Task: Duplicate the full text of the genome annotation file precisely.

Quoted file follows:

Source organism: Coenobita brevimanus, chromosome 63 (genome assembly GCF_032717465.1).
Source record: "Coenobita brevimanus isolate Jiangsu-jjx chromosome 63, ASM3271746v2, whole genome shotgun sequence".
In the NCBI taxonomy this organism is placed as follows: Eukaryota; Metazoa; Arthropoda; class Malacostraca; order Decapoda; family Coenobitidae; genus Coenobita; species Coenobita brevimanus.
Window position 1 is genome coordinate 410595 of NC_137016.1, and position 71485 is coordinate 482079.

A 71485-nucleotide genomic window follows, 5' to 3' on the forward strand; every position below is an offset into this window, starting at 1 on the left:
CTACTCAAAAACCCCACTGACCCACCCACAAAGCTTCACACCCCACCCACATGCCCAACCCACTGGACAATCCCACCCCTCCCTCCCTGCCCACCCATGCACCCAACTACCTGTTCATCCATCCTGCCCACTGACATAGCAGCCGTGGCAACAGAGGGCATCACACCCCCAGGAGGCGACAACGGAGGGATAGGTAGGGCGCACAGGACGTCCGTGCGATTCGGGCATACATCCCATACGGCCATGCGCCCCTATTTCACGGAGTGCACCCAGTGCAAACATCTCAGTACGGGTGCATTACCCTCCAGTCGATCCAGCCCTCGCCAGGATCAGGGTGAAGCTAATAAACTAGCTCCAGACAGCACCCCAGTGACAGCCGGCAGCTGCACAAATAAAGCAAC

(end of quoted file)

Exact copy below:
Source organism: Coenobita brevimanus, chromosome 63 (genome assembly GCF_032717465.1).
Source record: "Coenobita brevimanus isolate Jiangsu-jjx chromosome 63, ASM3271746v2, whole genome shotgun sequence".
In the NCBI taxonomy this organism is placed as follows: Eukaryota; Metazoa; Arthropoda; class Malacostraca; order Decapoda; family Coenobitidae; genus Coenobita; species Coenobita brevimanus.
Window position 1 is genome coordinate 410595 of NC_137016.1, and position 71485 is coordinate 482079.

A 71485-nucleotide genomic window follows, 5' to 3' on the forward strand; every position below is an offset into this window, starting at 1 on the left:
CTACTCAAAAACCCCACTGACCCACCCACAAAGCTTCACACCCCACCCACATGCCCAACCCACTGGACAATCCCACCCCTCCCTCCCTGCCCACCCATGCACCCAACTACCTGTTCATCCATCCTGCCCACTGACATAGCAGCCGTGGCAACAGAGGGCATCACACCCCCAGGAGGCGACAACGGAGGGATAGGTAGGGCGCACAGGACGTCCGTGCGATTCGGGCATACATCCCATACGGCCATGCGCCCCTATTTCACGGAGTGCACCCAGTGCAAACATCTCAGTACGGGTGCATTACCCTCCAGTCGATCCAGCCCTCGCCAGGATCAGGGTGAAGCTAATAAACTAGCTCCAGACAGCACCCCAGTGACAGCCGGCAGCTGCACAAATAAAGCAAC